honda is rolling out a fix for a problem that causes fuel to mix with oil in its popular cr-v, but it will come later than expected — and not everyone will get an automatic remedy.
the free update will "address potential for abnormal used engine oil dilution arising out of consistent short-trip driving at extreme cold temperatures," honda said in an emailed statement to . owners will receive notifications beginning in early december, several weeks later than the mid-november time frame the automaker originally anticipated.
who gets it
honda will roll out the fix in five states at first — maine, minnesota, north dakota, south dakota and wisconsin — and fix all model-year 2017 and 2018 cr-vs with the problem, to the tune of some 25,000 vehicles addressed. honda plans to expand the fix to 16 more states over the next two months "when additional replacement parts become available."
the additional states are alaska, connecticut, illinois, indiana, iowa, massachusetts, michigan, montana, nebraska, new hampshire, new jersey, new york, ohio, pennsylvania, rhode island and vermont.
what if you live in the other 29 states?
"vehicles in states with warmer temperatures and vehicles that travel longer distances regularly should not be experiencing abnormal oil dilution," honda spokesman chris martin told in an email. "some variation in oil level over time is normal for direct-injected used engine , even at warmer temperatures."
owners who think they're experiencing abnormal dilution can go to a dealer for a diagnosis, martin added, and any repairs deemed necessary will come under warranty.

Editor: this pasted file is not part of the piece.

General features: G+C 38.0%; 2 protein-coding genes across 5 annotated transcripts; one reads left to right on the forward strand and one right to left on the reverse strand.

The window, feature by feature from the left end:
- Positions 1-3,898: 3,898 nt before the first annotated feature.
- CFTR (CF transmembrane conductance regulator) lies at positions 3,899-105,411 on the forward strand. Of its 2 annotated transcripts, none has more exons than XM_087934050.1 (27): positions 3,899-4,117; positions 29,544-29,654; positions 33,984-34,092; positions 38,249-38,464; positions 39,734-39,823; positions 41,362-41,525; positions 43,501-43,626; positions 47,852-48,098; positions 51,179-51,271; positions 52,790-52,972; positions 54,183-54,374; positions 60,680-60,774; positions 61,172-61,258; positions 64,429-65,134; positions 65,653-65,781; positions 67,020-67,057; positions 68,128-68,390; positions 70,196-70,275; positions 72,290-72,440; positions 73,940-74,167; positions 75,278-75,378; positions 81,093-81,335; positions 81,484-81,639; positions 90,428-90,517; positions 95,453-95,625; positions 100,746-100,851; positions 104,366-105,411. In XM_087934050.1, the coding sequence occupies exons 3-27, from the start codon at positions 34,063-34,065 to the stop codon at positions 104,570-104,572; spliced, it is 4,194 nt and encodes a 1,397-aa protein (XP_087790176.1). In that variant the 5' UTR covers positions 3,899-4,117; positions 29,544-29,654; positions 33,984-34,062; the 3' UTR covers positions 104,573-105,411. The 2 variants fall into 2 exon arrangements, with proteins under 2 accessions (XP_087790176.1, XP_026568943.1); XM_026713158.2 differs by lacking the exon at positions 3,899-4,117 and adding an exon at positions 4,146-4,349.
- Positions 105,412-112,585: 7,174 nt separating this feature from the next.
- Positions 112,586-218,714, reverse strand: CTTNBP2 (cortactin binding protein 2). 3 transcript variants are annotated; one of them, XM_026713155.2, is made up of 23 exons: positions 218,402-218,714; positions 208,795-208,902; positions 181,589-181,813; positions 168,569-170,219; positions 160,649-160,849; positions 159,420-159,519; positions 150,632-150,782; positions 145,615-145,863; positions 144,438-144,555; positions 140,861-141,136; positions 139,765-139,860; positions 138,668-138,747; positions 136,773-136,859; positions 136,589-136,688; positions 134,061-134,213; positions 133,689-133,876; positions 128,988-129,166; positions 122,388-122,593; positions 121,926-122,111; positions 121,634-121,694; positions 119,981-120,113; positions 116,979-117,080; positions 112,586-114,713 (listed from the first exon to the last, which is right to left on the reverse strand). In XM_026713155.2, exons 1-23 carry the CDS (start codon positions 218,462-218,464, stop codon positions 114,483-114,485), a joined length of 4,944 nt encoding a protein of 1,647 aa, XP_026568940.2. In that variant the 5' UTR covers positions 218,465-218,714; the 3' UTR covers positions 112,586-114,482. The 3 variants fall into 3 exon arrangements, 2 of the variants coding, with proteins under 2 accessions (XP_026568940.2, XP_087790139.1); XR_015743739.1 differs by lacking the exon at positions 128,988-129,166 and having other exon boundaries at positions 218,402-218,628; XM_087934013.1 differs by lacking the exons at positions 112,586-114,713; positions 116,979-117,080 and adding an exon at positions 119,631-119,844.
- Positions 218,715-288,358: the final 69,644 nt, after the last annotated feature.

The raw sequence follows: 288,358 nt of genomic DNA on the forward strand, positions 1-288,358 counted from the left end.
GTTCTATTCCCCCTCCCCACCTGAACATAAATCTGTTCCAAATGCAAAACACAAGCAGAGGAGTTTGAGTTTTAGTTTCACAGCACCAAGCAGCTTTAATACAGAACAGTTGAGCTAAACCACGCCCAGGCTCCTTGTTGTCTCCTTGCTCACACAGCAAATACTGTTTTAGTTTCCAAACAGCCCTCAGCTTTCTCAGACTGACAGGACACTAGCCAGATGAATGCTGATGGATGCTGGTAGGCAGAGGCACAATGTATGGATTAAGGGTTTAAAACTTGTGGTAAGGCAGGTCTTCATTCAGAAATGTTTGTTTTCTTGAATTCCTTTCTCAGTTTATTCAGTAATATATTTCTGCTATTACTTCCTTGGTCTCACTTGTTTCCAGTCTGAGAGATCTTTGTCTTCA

the problem had accounted for scores of complaints in the national highway traffic safety administration's website as of early october, but it's worth noting that the cr-v is responsible for nearly 300,000 sales this year, and three of its four trim levels have the 1.5-liter four-cylinder. only a "tiny fraction of cr-v owners" are experiencing the issue, used engine -fix-details-rollout-plans/">consumer reports estimates.
in a video posted online, the automaker attributed the issue to fuel sprayed from the 1.5-liter used engine 's direct injector dribbling down the cylinder wall, collecting in the oil pan and failing to vaporize over time. owners have complained of higher-than-normal oil levels on their dipstick, a smell of fuel in the cabin and, in some cases, used engine hesitancy and stalling.
honda notes that in some cases, excessive oil levels can cause the used engine to misfire and illuminate dashboard warning lights. the automaker will cover all necessary repairs under warranty but hasn't observed "related vehicle symptoms" that affect safety.
the fix involves updated used engine and transmission software, an oil change and, in certain cases, replacement of the air-conditioning control unit. such updates "will allow the used engine to warm up faster, improving fuel combustion and reducing the potential for abnormal oil dilution," honda said.
martin told earlier in october that the automaker would remedy the problem for all 2019 model-year cr-vs by the time they hit the market.
honda issued a recall in china used engine -issue-iduskbn1fw124">earlier this year to address similar oil-fuel problems in civic and cr-v models with the 1.5-liter turbo four-cylinder, but said today that its overseas cars "are not identical due to product-specific differences between vehicles sold in china and other regions of the world, including the united states."
consumer reports says the automaker will phase in a repair for both cars in canada but has yet to rope in the civic for u.s. consumers because "its investigation into additional models is ongoing."
honda contends that the problem comes "primarily from the northern areas of the country during extreme cold weather conditions combined with short, intermittent driving," honda's martin said in an oct. 8 email to .
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